Call Like A Duck by TR Michels
As a guide, researcher, speaker and writer, I have always been interested in learning about the animals I hunt: how they react to the weather, which calls they use and why, and when and how they mate; so that I could use the information to become a better hunter. Even though I’d cut my eye teeth on a duck call, and I’d been hunting ducks for over thirty years I knew I didn’t know it all.
So, when I met well known waterfowl biologist and goose researcher Dr. Jim Cooper a few years ago I decided to pick his brain. I specifically asked him what calls were best for hunting. He told me that if I really wanted to learn about duck behavior I should read the book Handbook Of Waterfowl Behavior by Dr. Paul Johnsgard. He also suggested the book Ducks, Geese and Swans of North America. What I learned from my conversations with Jim, and from those two books, has dramatically changed the way I hunt ducks and geese.
While I was reading Johnsgard’s book I was amazed to find out that ducks don’t use the chuckle to signify that they are feeding, or to entice other ducks to join them while they are feeding. I had grown up thinking that ducks used the chuckle as a feeding call, that they used the hail or high ball to get other ducks to come and join them, and that they used the comeback to get ducks that were flying the other way to turn around. And that is the problem with most game calling. Many hunters don’t understand the meaning of the calls they use.
Duck Social Behavior:
In order to properly understand why ducks and geese use the calls they use, you have to understand their social behavior; especially mating behavior. Waterfowl biologists refer to the mating behavior (courtship behavior as opposed to actual breeding) of ducks, geese and swans as pair bonding. Most waterfowlers know that geese mate, or pair bond, for life. After they pair bond the male and female stay together during nesting, and the young stay with the parents through the fall and winter. The young geese don’t usually leave their parents or begin to pair bond until they are on the wintering grounds during their fist or second year. This means that, during the hunting season, most geese are still in family groups consisting of the male, the female, and their young.
Ducks, on the other hand, do not mate for life, they regularly form a pair bond with a new partner each year. But, the male and female don’t stay together to raise the young, and the young don’t stay with the females very long. The drakes of most duck species leave the hens as soon as they start to nest, or shortly after. The hens then raise the ducklings by themselves. During the summer the hens molt (which leaves them flightless); and the young ducks grow their first flight feathers and begin to fly. After the young ducks learn to fly they may no longer associate with the hen, and they are generally on their own.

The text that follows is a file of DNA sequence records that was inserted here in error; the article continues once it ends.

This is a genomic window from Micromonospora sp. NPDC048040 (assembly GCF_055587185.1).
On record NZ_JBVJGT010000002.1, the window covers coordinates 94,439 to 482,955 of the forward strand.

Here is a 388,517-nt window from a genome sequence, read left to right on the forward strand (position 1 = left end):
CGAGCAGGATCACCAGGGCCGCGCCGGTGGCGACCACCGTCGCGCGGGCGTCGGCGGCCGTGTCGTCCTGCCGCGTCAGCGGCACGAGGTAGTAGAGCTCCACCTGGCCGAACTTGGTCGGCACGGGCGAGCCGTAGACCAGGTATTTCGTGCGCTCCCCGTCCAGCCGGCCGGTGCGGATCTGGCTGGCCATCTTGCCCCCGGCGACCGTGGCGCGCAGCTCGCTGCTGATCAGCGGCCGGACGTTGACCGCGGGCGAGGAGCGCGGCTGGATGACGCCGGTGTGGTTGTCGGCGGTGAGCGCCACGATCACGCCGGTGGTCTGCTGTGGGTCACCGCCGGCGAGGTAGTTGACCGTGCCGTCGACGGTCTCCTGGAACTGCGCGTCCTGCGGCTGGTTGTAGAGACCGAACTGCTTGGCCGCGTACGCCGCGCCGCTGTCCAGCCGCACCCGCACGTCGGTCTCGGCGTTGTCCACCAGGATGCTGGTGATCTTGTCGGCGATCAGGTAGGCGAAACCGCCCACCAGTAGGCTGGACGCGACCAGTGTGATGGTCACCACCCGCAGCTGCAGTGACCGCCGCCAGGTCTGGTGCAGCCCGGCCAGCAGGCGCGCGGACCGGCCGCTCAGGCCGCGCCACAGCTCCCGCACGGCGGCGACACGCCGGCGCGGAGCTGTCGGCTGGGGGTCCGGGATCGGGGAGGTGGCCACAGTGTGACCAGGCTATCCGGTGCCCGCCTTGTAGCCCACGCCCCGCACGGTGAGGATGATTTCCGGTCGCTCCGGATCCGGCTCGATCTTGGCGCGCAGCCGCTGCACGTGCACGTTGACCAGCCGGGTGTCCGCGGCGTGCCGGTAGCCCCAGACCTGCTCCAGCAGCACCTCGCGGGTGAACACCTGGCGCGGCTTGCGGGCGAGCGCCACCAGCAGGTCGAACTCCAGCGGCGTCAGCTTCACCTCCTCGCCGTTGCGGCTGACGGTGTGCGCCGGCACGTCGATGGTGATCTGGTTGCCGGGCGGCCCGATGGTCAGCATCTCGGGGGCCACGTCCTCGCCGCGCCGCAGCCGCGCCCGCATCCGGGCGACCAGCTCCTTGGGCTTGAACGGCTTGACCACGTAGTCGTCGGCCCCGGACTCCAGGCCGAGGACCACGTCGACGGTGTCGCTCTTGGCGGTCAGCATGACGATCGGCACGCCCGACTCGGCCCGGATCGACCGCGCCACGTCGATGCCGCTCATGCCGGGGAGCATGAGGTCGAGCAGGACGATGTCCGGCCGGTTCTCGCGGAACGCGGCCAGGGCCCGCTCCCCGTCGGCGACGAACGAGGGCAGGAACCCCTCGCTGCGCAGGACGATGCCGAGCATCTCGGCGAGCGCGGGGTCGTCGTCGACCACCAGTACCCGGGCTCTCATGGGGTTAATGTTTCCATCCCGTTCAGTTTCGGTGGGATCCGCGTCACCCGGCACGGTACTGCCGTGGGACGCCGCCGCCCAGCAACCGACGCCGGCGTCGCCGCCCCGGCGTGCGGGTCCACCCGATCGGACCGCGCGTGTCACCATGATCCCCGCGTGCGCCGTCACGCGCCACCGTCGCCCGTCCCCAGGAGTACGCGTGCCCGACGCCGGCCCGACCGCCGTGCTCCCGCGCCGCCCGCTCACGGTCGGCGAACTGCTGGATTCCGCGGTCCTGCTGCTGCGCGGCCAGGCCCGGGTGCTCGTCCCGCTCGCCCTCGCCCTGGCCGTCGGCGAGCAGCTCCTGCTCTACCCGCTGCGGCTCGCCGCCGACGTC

The young ducks then begin forming loose pair bonds from late summer through early winter. (Pair bonding by Mallards may begin as early as mid-August. Pair bonding by other puddle duck species occurs from mid-October through winter, and by divers from mid-winter through early spring.) This pair bonding is often accompanied by aerial courtship flights and displays, and by calls that are associated with pair bonding behavior. As a result of this social behavior, ducks are not normally in family groups during the hunting season; they are usually in groups consisting of unrelated individuals and newly bonded pairs.
Tempo, Pitch, Length of Note and Volume:
According to Dr. Cooper, when you are calling waterfowl there are four main things to think about, tempo, pitch, length of the notes and volume. The difference in meaning between similar calls is portrayed by how loud and how fast the duck performs the call. The tempo, or speed, of the call is related to the movement of the duck. The calling of a duck on land or water is related to how fast it is moving. The calling of a duck in the air is related to the downbeat of the wing stroke, which is when the duck contracts its chest muscles and exhales. The down beat of the wing stroke is related to the size of the duck; the smaller the duck the faster the wing stroke, and the faster the duck calls and the shorter it’s notes are.